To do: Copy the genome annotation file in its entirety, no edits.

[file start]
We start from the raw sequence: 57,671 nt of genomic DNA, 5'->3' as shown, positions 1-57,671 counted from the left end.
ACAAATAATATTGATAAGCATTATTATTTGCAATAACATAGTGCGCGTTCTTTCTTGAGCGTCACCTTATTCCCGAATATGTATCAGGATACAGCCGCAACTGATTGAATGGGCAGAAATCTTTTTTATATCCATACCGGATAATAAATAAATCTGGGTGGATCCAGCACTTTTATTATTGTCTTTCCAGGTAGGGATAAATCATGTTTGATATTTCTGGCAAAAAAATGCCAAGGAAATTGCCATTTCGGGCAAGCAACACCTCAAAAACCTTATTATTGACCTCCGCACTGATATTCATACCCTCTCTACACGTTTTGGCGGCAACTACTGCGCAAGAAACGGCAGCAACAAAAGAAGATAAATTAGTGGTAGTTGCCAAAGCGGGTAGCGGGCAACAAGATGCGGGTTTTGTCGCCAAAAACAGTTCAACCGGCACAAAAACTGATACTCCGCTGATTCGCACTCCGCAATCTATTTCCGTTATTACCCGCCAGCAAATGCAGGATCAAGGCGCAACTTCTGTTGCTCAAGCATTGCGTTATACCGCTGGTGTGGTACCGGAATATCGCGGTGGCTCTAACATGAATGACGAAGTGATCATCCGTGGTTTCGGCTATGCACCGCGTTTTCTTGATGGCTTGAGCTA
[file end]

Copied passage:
We start from the raw sequence: 57,671 nt of genomic DNA, 5'->3' as shown, positions 1-57,671 counted from the left end.
ACAAATAATATTGATAAGCATTATTATTTGCAATAACATAGTGCGCGTTCTTTCTTGAGCGTCACCTTATTCCCGAATATGTATCAGGATACAGCCGCAACTGATTGAATGGGCAGAAATCTTTTTTATATCCATACCGGATAATAAATAAATCTGGGTGGATCCAGCACTTTTATTATTGTCTTTCCAGGTAGGGATAAATCATGTTTGATATTTCTGGCAAAAAAATGCCAAGGAAATTGCCATTTCGGGCAAGCAACACCTCAAAAACCTTATTATTGACCTCCGCACTGATATTCATACCCTCTCTACACGTTTTGGCGGCAACTACTGCGCAAGAAACGGCAGCAACAAAAGAAGATAAATTAGTGGTAGTTGCCAAAGCGGGTAGCGGGCAACAAGATGCGGGTTTTGTCGCCAAAAACAGTTCAACCGGCACAAAAACTGATACTCCGCTGATTCGCACTCCGCAATCTATTTCCGTTATTACCCGCCAGCAAATGCAGGATCAAGGCGCAACTTCTGTTGCTCAAGCATTGCGTTATACCGCTGGTGTGGTACCGGAATATCGCGGTGGCTCTAACATGAATGACGAAGTGATCATCCGTGGTTTCGGCTATGCACCGCGTTTTCTTGATGGCTTGAGCTA